A crash course on teaching creatively

Nicholas Horsburgh, author of primary school textbooks, conducting a workshop for school teachers, organised by Oxford University Press, in Visakhapatnam on saturday.—   | Photo Credit: Photo: K.R. Deepak

B. Madhu Gopal

Three-hour class for teachers organised by OUP

VISAKHAPATNAM: Learning can be made a delightful experience for children when teachers understand their feelings and make them overcome their inhibitions.

This would help in fostering two-way communication and promote better understanding between the teacher and the taught, feels Nicholas Horsburgh, an educational consultant and author of primary school textbooks.

He was here to conduct an English Language Training (ELT) workshop for teachers of various schools, organised by the Oxford University Press, on Saturday.

The teachers became his obedient students as he literally cast a spell over them not only with his command over English language and diction but also his knowledge of Telugu, Hindi, Spanish and other languages.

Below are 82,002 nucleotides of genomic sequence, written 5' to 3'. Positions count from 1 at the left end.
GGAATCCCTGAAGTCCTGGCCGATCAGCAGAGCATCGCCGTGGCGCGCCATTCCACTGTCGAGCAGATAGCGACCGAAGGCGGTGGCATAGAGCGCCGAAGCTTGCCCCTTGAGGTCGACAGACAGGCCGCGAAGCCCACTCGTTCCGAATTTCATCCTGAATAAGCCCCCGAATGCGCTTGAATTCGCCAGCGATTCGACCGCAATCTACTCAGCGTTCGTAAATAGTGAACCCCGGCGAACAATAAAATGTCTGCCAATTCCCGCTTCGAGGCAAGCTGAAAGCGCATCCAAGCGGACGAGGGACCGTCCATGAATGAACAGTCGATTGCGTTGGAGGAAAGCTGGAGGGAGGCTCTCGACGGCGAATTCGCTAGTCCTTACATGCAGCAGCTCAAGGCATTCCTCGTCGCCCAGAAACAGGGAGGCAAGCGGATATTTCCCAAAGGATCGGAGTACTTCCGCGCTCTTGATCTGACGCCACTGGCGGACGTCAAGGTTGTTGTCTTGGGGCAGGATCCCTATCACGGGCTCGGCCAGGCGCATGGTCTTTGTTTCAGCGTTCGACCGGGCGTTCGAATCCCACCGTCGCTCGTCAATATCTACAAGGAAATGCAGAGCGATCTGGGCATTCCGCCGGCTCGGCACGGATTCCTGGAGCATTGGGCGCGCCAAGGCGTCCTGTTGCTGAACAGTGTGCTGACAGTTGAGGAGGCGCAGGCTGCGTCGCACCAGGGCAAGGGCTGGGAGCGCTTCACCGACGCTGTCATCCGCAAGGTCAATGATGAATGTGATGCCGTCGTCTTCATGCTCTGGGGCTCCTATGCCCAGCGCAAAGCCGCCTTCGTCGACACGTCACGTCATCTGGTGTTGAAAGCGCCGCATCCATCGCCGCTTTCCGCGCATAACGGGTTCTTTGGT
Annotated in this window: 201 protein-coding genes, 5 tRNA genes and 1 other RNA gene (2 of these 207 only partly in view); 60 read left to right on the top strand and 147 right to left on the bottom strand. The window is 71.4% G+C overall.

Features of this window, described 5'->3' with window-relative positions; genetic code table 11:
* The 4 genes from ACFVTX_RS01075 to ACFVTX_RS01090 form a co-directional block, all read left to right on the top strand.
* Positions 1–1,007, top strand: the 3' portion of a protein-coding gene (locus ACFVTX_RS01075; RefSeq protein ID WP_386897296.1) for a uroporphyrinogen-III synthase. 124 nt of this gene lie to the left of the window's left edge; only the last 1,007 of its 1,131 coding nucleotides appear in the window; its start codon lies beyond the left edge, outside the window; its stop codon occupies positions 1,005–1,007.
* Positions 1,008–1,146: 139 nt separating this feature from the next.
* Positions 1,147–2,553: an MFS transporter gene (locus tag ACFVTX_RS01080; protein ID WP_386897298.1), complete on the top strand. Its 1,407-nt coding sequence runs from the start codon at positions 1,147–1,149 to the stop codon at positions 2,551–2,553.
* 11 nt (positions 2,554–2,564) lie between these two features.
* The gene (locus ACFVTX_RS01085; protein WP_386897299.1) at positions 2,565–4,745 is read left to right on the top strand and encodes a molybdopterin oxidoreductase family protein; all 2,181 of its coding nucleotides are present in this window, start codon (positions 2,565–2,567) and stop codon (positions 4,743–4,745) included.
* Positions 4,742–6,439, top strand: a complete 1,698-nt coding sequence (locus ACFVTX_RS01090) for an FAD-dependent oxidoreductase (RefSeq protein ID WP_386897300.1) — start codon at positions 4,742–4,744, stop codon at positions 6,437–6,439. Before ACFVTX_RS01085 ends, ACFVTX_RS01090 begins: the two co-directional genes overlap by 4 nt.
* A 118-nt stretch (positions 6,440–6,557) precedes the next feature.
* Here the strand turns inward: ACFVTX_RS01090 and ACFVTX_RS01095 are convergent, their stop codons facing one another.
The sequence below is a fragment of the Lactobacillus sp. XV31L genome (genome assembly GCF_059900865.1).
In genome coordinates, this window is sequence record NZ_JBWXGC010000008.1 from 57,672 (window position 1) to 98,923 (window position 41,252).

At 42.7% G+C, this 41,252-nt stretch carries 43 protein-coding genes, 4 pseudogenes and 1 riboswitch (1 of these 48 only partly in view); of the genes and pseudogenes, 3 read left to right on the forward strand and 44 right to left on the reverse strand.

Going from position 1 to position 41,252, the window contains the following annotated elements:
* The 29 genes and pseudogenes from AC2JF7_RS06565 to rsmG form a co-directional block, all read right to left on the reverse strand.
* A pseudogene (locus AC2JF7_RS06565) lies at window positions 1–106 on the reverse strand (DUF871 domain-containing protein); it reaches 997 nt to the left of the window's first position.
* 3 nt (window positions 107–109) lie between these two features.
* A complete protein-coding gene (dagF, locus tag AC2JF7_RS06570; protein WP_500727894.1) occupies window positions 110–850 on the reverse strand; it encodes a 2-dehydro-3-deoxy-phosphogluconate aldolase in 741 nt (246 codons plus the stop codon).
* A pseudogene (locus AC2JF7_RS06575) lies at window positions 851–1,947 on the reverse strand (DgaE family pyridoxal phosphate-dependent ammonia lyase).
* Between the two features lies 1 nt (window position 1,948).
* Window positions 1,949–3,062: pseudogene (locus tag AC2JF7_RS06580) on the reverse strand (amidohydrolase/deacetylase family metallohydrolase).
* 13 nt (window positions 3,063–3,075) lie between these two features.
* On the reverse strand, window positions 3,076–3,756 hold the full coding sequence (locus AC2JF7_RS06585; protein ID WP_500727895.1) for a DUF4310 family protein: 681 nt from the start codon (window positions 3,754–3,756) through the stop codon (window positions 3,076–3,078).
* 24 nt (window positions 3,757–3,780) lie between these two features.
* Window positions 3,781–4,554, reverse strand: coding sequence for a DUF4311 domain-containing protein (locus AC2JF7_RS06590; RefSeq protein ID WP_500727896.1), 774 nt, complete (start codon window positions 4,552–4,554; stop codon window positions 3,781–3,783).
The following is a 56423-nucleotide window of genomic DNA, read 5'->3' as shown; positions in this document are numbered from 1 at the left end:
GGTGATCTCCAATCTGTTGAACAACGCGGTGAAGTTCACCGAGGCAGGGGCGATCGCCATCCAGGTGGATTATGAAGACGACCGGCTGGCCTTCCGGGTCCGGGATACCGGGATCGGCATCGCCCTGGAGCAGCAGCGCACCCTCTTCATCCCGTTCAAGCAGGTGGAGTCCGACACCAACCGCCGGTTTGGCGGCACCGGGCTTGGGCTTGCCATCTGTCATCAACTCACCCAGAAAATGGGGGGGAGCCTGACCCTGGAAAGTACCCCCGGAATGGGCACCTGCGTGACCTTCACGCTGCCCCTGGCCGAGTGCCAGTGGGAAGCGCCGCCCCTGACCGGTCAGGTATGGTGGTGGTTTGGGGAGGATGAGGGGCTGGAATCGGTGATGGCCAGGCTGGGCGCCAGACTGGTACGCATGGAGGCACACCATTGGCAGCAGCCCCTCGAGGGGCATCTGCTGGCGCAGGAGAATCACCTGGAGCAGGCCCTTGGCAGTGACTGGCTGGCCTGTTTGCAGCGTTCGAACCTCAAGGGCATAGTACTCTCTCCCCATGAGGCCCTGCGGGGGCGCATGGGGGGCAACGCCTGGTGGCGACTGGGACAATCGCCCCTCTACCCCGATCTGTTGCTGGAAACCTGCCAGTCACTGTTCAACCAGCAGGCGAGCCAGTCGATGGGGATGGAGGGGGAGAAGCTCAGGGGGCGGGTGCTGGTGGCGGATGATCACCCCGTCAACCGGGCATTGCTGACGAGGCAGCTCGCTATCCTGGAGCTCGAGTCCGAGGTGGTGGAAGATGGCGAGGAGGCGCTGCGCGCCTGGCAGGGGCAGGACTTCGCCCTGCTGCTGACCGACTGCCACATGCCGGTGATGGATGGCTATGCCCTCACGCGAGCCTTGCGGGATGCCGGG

They sat through the ‘three-hour class’ in rapt attention as he made them overcome their inhibitions by lacing his lecture with humour and imitating the mannerisms of students and teachers.

“We used to sweep our classroom, dust the blackboard and open windows. There were no servants in our school and teachers used to act as facilitators,” said Mr. Horsburgh recalling his experience as student of the Rishi Valley School in Andhra Pradesh.

He felt that learning the language could be made more interesting through songs and rhymes. Teachers should think beyond the textbooks and classroom and give examples from day-to-day life so that the students could grasp and recall information easily.

He likened books, encyclopaedias and dictionaries that gather the dust in libraries to a car that was kept in the garage as a showpiece.

Mr. Horsburgh appealed to teachers to motivate their students to read good books and use the library.

He called for attitudinal changes in teachers to sustain the interest of the children in studies.

Learning could be made more fun through card games and children could be taught to play with words. He felt it was unfortunate that teachers were all the time anxious about completing the syllabus and going strictly by the textbooks.

He suggested that children could be made to think of words through gesticulations and actions.

This communicative approach would ingrain the subject into the young minds and help them in remembering it for a long time.

He advised teachers against demoralising students by scolding or beating them in the classroom. Their shortcomings should be shown in a positive way so that they correct themselves.

Senior Territory Manager of Oxford University Press, India, L. Raghuram Reddy was present.